Protesters unfurl a banner saying “Stop Tory Brexit” and “Free Movement For All” on London’s Westminster Bridge on Thursday. (Dan Kitwood/Getty Images)

The draft divorce deal between Britain and the European Union has united the ­polarized British pro- and anti-Brexit camps in horror at a plan that will strip London of its voice in E.U. decisions but could leave in place many of the obligations of membership.

In the rest of Europe, the angst has been met with an impatient shrug — and some disdain toward Brits who thought it could turn out any other way.

Britain is quitting the club, so it also had to lose the benefits of holding the membership card, according to negotiators, politicians and analysts. But they say Britain’s own demands undermined its goal of “taking back control” and necessitated that it remain tethered to the E.U.

European leaders say there are no alternatives that would satisfy British desires — offering a stark choice between swallowing this plan or crashing out of the E.U. with no safety net at all, a prospect that could spark economic chaos around the world.

Most observers agree that the Europeans had the upper hand in the deal, as a normally fractious bloc of 27 nations stood unusually united behind its team of Brexit negotiators. But that nominal victory has been little solace for European leaders who never wanted Britain to leave and still believe that they will all be hurt once it departs.

“What was always an illusion on the Brexiteer side was that the kind of world you could return to was when Britain had an empire and was a global superpower in the world economy,” said Fabian Zuleeg, the chief executive of the European Policy Center, a Brussels think tank with close ties to the E.U. 


Anti-Brexit campaigner Steve Bray demonstrates near Parliament in London on Thursday. (Daniel Leal-Olivas/AFP/Getty Images)

Those on the pro-E.U. side have argued that Brexit would make Britain weaker, since it would leave Britain with no formal ability to influence decisions in its most important export market.

“Somehow the recognition that those things were not a negotiation tactic, but that they actually are just simple statements of fact, is finally starting to sink in, but probably too late,” Zuleeg said.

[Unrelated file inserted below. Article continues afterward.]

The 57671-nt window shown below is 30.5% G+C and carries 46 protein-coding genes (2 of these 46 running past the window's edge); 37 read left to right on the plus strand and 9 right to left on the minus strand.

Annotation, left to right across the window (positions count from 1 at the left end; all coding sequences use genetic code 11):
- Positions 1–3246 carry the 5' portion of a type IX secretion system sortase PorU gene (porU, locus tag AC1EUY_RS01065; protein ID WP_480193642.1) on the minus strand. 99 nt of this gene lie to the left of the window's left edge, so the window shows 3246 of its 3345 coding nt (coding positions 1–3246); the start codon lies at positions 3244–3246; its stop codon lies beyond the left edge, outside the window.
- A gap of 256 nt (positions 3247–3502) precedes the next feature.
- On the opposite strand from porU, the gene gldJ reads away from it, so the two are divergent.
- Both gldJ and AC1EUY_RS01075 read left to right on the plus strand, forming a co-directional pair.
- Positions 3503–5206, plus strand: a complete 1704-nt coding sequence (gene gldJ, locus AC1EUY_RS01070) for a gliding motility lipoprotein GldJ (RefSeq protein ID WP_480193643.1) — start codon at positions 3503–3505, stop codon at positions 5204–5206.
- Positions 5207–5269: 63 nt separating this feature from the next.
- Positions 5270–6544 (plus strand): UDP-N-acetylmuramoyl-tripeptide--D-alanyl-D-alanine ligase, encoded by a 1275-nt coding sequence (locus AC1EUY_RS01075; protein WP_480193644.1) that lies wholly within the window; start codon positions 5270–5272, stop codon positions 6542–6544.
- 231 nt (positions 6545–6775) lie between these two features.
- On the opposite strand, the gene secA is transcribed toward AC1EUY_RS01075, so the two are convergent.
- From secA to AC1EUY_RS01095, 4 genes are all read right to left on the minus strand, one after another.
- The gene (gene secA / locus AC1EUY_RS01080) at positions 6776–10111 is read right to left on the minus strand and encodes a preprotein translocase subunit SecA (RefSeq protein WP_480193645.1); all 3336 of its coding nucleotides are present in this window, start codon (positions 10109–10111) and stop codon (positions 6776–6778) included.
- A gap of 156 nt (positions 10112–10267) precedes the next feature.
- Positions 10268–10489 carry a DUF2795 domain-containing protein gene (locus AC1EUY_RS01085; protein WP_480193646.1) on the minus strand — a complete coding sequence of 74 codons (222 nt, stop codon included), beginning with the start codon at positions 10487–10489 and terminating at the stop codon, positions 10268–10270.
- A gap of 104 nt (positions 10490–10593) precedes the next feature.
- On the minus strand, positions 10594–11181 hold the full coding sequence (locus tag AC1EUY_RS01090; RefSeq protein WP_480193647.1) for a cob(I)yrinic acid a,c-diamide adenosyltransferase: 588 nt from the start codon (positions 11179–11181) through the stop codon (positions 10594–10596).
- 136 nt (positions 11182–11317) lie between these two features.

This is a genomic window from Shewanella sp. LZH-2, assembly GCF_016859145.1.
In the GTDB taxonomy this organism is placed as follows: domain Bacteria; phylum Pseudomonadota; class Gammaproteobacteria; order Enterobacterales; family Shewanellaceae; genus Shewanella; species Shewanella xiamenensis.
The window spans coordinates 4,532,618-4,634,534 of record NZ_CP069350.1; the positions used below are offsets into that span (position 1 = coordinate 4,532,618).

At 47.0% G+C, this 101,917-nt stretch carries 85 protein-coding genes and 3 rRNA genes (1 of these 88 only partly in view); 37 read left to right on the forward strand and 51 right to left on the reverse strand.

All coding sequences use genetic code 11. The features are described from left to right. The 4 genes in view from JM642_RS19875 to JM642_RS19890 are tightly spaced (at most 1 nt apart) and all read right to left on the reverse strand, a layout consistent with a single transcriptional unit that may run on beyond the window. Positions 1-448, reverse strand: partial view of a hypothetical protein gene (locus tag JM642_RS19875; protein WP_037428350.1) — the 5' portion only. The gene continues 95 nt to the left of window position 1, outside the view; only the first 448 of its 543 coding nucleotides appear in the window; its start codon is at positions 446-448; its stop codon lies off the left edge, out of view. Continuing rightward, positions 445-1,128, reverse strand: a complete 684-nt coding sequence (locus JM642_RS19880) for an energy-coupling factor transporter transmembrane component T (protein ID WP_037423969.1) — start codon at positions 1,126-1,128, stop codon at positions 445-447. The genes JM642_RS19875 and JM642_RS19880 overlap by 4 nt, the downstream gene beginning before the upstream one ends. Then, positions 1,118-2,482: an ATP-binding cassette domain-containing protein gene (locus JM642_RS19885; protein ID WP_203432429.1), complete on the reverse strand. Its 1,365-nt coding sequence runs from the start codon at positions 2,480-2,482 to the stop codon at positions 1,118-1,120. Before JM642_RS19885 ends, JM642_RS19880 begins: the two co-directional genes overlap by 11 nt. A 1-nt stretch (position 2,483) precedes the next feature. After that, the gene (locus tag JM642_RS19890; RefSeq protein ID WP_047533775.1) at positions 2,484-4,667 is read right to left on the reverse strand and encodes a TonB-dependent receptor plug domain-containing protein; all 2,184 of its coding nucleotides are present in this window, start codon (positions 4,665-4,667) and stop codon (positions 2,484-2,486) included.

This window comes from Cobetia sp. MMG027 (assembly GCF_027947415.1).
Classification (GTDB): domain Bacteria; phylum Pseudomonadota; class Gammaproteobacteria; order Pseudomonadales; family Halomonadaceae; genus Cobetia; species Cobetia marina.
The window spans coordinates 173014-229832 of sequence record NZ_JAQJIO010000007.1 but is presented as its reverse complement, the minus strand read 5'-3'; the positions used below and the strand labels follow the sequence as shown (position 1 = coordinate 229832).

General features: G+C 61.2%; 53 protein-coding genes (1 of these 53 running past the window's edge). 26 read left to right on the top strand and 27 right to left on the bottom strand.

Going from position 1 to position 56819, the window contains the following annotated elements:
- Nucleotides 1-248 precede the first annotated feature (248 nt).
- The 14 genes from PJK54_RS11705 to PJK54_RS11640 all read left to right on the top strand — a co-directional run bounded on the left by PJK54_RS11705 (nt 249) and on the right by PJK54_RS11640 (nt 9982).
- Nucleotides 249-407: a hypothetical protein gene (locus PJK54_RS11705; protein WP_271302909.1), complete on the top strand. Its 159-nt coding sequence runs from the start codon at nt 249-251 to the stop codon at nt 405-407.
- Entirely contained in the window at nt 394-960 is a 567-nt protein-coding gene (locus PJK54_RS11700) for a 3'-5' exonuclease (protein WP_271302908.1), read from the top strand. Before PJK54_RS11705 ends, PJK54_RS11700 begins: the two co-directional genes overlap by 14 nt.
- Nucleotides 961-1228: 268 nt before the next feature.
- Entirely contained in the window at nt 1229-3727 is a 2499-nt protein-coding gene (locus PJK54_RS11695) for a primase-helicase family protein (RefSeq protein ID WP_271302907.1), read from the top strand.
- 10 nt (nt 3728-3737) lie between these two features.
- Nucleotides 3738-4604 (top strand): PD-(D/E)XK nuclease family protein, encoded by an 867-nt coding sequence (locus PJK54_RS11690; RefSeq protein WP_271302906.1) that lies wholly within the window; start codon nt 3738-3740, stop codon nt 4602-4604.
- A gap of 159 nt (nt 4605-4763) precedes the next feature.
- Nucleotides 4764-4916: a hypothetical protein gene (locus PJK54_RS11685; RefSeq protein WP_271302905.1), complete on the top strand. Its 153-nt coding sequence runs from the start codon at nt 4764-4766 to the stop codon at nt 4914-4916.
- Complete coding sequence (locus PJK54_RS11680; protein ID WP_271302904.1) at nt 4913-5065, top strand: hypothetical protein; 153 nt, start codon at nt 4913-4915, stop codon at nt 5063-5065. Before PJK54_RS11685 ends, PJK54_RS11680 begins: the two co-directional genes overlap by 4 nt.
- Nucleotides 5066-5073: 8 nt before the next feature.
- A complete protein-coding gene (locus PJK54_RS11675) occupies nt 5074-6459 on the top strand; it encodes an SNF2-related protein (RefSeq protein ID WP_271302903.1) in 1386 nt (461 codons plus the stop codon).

In London, Prime Minister Theresa May is facing a rebellion from lawmakers in her Conservative Party. By Friday, at least 23 Conservative members of Parliament had signed letters demanding a confidence vote that could topple her from office, according to British reporters. Forty-eight letters are required to trigger a vote.

May tried to stabilize her cabinet Friday by installing a third Brexit secretary, after the first two quit in protest. Stephen Barclay is a former junior health minister who voted to leave the E.U. A BBC politics editor described him as “ultra-loyal, having never rebelled against the government.”

Many Brexiteers want May to rip up this deal — the product of more than a year of talks — and start again, even as the calendar dwindles ahead of Britain’s March 29 exit date.


British Prime Minister Theresa May leaves 10 Downing Street on Friday. (Daniel Leal-Olivas/AFP/Getty Images)

Brexiteers also complain that the E.U. has singled them out for punishment to set an example to other countries that might contemplate divorce from Brussels. E.U. officials retort that British leaders have fouled up the Brexit process so sufficiently on their own that they don’t expect other countries to follow London’s precedent.

Negotiators warn there is little further to be achieved at their level, and even some Brexit advocates say this is the best deal under the circumstances. “We think this is the best we can do collectively with the constraints we have on both sides,” said an E.U. official briefing reporters about the deal under ground rules of anonymity.